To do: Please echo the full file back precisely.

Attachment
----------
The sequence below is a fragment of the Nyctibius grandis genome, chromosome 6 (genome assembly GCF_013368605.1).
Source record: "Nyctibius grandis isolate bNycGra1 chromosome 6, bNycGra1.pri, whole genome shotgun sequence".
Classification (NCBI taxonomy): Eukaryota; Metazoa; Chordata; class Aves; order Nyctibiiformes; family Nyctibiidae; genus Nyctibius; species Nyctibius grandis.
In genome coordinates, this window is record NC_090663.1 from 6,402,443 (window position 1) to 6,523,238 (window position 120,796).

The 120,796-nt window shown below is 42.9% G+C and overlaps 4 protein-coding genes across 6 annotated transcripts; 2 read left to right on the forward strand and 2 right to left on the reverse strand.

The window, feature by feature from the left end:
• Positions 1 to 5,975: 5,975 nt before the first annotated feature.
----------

The sequence below is a fragment of the Nyctibius grandis genome, chromosome 6 (genome assembly GCF_013368605.1).
Source record: "Nyctibius grandis isolate bNycGra1 chromosome 6, bNycGra1.pri, whole genome shotgun sequence".
Classification (NCBI taxonomy): Eukaryota; Metazoa; Chordata; class Aves; order Nyctibiiformes; family Nyctibiidae; genus Nyctibius; species Nyctibius grandis.
In genome coordinates, this window is record NC_090663.1 from 6,402,443 (window position 1) to 6,523,238 (window position 120,796).

The 120,796-nt window shown below is 42.9% G+C and overlaps 4 protein-coding genes across 6 annotated transcripts; 2 read left to right on the forward strand and 2 right to left on the reverse strand.

The window, feature by feature from the left end:
• Positions 1 to 5,975: 5,975 nt before the first annotated feature.